Current best evidence points towards a neurophysiological mechanism involving muscle activity for acute changes, which differs from the way in which stretching is effective. Evidence suggests the combination of myofascial release and static stretching has positive outcomes for those requiring more flexibility.
Another key thing to note here links to earlier this year when it’s time! Fitness Results trainer and kinesiologist Andrea Brennan along with Niamh McGowan from Trimetrics Physiotherapy wrote on hypermobility syndrome in their blog Loose Joints? Don’t Overstretch. Many people with hypermobility and Joint Hypermobility Syndrome have a strong desire to stretch. Stretching isn’t recommended because of laxity in the joints and so the urge to stretch should be replaced with rolling. We can say that self-myofascial release is recommended and thought to be beneficial to their condition as the mechanisms involved are different.
Another gem from Beardsley here shows that combining foam rolling and static stretching may add up to get you better results.
None of these studies found any adverse effects on athletic performance as a result of self-myofascial release. One study even found a benefit. This is in contrast to static stretching, which has often been found to decrease athletic performance.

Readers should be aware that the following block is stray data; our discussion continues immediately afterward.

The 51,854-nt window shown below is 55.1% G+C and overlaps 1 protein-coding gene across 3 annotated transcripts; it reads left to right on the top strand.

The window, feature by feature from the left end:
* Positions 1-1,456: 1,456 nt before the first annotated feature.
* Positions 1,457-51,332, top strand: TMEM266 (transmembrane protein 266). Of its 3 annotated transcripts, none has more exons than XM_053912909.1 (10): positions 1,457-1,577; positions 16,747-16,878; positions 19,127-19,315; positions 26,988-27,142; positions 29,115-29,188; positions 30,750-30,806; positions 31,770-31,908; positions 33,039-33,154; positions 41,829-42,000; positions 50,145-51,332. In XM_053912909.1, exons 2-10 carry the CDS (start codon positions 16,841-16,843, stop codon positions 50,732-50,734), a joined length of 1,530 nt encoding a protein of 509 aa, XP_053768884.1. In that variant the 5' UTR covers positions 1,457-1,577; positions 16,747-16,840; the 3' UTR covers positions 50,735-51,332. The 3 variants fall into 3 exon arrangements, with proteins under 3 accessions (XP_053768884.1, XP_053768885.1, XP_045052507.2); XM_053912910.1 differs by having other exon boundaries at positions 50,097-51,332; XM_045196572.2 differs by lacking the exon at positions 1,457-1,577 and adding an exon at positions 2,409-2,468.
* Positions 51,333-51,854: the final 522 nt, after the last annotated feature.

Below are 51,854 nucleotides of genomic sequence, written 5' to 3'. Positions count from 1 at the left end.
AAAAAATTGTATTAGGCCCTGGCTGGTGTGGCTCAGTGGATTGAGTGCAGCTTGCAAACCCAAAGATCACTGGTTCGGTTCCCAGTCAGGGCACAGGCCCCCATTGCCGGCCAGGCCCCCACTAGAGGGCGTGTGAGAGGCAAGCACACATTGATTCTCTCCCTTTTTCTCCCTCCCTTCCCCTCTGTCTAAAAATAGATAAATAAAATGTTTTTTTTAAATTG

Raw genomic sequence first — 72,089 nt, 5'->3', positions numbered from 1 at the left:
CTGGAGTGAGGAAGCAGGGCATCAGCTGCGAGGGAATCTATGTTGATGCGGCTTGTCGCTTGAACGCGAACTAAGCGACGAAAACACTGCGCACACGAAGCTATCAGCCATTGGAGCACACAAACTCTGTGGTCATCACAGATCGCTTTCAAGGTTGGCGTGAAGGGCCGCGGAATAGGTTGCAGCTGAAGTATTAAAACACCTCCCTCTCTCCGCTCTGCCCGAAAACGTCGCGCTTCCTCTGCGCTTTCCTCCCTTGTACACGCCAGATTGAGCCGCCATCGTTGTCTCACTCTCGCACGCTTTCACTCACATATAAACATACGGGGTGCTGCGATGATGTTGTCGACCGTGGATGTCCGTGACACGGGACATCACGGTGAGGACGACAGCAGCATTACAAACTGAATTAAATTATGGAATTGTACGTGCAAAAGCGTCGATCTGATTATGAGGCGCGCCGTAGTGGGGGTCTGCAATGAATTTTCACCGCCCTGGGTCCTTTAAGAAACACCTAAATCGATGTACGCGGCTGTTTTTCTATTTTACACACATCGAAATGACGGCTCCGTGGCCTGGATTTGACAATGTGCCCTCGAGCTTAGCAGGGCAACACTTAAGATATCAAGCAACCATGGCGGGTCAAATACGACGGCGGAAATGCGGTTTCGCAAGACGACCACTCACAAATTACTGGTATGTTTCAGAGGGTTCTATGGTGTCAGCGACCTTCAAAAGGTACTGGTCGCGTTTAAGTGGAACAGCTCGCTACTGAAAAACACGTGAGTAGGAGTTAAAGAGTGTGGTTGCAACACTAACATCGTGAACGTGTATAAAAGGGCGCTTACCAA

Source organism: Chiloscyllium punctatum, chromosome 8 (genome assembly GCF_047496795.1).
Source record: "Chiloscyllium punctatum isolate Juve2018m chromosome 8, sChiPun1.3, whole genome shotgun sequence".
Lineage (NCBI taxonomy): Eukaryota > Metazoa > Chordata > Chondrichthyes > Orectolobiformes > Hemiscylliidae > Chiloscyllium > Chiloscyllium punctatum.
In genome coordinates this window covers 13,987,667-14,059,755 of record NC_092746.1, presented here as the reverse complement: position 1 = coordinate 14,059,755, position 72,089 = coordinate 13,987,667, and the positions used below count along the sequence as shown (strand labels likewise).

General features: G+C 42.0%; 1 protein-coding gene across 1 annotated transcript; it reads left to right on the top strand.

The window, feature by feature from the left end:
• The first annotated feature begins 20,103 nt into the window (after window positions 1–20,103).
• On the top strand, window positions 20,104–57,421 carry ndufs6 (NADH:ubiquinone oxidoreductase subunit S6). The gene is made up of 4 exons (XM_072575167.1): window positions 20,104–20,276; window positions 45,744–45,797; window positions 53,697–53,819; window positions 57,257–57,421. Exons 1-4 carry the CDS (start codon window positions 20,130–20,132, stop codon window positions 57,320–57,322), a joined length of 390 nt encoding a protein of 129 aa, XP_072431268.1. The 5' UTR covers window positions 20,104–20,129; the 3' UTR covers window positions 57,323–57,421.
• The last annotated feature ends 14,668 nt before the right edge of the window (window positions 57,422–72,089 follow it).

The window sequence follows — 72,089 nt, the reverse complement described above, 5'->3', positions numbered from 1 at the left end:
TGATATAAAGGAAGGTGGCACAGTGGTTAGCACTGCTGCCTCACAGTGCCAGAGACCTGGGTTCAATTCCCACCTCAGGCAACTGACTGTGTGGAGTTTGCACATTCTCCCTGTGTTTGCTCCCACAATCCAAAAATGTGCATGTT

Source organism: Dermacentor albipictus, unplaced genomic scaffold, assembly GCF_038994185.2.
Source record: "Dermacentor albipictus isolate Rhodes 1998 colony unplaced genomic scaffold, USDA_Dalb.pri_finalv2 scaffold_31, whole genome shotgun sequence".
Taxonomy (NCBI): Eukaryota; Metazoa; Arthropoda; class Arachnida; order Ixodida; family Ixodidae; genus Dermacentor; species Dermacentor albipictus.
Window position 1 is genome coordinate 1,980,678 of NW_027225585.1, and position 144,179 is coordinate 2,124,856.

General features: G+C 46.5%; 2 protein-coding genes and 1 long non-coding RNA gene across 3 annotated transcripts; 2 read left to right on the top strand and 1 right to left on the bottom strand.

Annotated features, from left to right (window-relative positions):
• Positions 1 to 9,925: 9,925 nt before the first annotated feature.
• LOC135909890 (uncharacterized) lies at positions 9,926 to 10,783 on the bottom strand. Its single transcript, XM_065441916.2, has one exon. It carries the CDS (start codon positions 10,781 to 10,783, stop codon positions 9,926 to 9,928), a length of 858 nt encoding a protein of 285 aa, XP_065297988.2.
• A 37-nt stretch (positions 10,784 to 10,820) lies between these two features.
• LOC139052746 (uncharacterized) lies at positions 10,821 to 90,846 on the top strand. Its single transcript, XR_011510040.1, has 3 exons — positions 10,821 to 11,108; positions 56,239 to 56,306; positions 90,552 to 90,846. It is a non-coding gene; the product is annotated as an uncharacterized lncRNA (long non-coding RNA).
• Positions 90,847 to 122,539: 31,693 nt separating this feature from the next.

There is very preliminary evidence that self-myofascial release might improve balance in chronic stroke patients, although the mechanisms by which might occur are unclear and the results must be confirmed in additional trials.
Delayed onset muscle soreness (DOMS) is pain in the muscles after a bout of exercise that may or may not be connected to actual underlying muscle damage, often where such exercise involved eccentric muscle actions or unaccustomed movements. DOMS commonly peaks 24 – 48 hours post-exercise.
Recovery, Heart Rate Variability, and Circulation